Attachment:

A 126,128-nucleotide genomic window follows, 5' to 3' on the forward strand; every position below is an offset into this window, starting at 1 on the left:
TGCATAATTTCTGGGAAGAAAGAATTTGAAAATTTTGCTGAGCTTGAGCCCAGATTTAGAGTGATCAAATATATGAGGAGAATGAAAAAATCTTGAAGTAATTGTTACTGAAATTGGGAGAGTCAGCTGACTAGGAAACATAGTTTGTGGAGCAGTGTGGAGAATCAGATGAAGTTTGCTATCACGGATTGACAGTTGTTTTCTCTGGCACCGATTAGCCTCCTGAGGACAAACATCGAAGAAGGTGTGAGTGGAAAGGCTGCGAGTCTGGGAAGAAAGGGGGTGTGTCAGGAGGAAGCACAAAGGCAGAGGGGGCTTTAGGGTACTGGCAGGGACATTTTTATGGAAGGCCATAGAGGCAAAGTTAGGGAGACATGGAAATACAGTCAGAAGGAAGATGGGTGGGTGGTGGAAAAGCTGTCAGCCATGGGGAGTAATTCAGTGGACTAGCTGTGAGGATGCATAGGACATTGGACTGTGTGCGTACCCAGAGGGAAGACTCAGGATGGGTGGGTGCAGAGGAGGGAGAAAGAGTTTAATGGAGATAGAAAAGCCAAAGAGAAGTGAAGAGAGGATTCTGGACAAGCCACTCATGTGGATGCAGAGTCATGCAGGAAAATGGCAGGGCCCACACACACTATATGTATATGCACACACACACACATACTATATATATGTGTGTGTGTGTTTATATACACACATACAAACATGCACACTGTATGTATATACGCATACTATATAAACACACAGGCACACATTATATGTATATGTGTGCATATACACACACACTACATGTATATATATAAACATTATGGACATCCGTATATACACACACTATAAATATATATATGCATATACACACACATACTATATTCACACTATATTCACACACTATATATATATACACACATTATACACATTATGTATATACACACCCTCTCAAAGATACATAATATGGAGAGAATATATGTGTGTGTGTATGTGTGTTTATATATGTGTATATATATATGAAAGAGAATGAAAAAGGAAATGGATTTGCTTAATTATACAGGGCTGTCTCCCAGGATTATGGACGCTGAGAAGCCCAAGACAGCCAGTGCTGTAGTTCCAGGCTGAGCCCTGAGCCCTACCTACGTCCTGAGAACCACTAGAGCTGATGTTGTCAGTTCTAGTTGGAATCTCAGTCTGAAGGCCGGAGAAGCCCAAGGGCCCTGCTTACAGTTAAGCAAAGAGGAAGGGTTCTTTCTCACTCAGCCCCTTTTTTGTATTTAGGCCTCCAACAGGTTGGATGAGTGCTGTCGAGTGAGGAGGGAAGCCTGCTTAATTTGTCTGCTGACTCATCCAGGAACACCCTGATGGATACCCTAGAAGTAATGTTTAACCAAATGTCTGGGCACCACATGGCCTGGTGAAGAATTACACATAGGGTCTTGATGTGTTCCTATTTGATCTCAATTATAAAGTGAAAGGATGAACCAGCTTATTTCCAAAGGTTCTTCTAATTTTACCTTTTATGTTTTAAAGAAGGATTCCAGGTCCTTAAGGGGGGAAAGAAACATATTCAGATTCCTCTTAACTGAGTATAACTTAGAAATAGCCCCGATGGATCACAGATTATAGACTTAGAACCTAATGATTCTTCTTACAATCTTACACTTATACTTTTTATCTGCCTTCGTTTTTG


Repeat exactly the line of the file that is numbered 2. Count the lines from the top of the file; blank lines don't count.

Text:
TGCATAATTTCTGGGAAGAAAGAATTTGAAAATTTTGCTGAGCTTGAGCCCAGATTTAGAGTGATCAAATATATGAGGAGAATGAAAAAATCTTGAAGTAATTGTTACTGAAATTGGGAGAGTCAGCTGACTAGGAAACATAGTTTGTGGAGCAGTGTGGAGAATCAGATGAAGTTTGCTATCACGGATTGACAGTTGTTTTCTCTGGCACCGATTAGCCTCCTGAGGACAAACATCGAAGAAGGTGTGAGTGGAAAGGCTGCGAGTCTGGGAAGAAAGGGGGTGTGTCAGGAGGAAGCACAAAGGCAGAGGGGGCTTTAGGGTACTGGCAGGGACATTTTTATGGAAGGCCATAGAGGCAAAGTTAGGGAGACATGGAAATACAGTCAGAAGGAAGATGGGTGGGTGGTGGAAAAGCTGTCAGCCATGGGGAGTAATTCAGTGGACTAGCTGTGAGGATGCATAGGACATTGGACTGTGTGCGTACCCAGAGGGAAGACTCAGGATGGGTGGGTGCAGAGGAGGGAGAAAGAGTTTAATGGAGATAGAAAAGCCAAAGAGAAGTGAAGAGAGGATTCTGGACAAGCCACTCATGTGGATGCAGAGTCATGCAGGAAAATGGCAGGGCCCACACACACTATATGTATATGCACACACACACACATACTATATATATGTGTGTGTGTGTTTATATACACACATACAAACATGCACACTGTATGTATATACGCATACTATATAAACACACAGGCACACATTATATGTATATGTGTGCATATACACACACACTACATGTATATATATAAACATTATGGACATCCGTATATACACACACTATAAATATATATATGCATATACACACACATACTATATTCACACTATATTCACACACTATATATATATACACACATTATACACATTATGTATATACACACCCTCTCAAAGATACATAATATGGAGAGAATATATGTGTGTGTGTATGTGTGTTTATATATGTGTATATATATATGAAAGAGAATGAAAAAGGAAATGGATTTGCTTAATTATACAGGGCTGTCTCCCAGGATTATGGACGCTGAGAAGCCCAAGACAGCCAGTGCTGTAGTTCCAGGCTGAGCCCTGAGCCCTACCTACGTCCTGAGAACCACTAGAGCTGATGTTGTCAGTTCTAGTTGGAATCTCAGTCTGAAGGCCGGAGAAGCCCAAGGGCCCTGCTTACAGTTAAGCAAAGAGGAAGGGTTCTTTCTCACTCAGCCCCTTTTTTGTATTTAGGCCTCCAACAGGTTGGATGAGTGCTGTCGAGTGAGGAGGGAAGCCTGCTTAATTTGTCTGCTGACTCATCCAGGAACACCCTGATGGATACCCTAGAAGTAATGTTTAACCAAATGTCTGGGCACCACATGGCCTGGTGAAGAATTACACATAGGGTCTTGATGTGTTCCTATTTGATCTCAATTATAAAGTGAAAGGATGAACCAGCTTATTTCCAAAGGTTCTTCTAATTTTACCTTTTATGTTTTAAAGAAGGATTCCAGGTCCTTAAGGGGGGAAAGAAACATATTCAGATTCCTCTTAACTGAGTATAACTTAGAAATAGCCCCGATGGATCACAGATTATAGACTTAGAACCTAATGATTCTTCTTACAATCTTACACTTATACTTTTTATCTGCCTTCGTTTTTG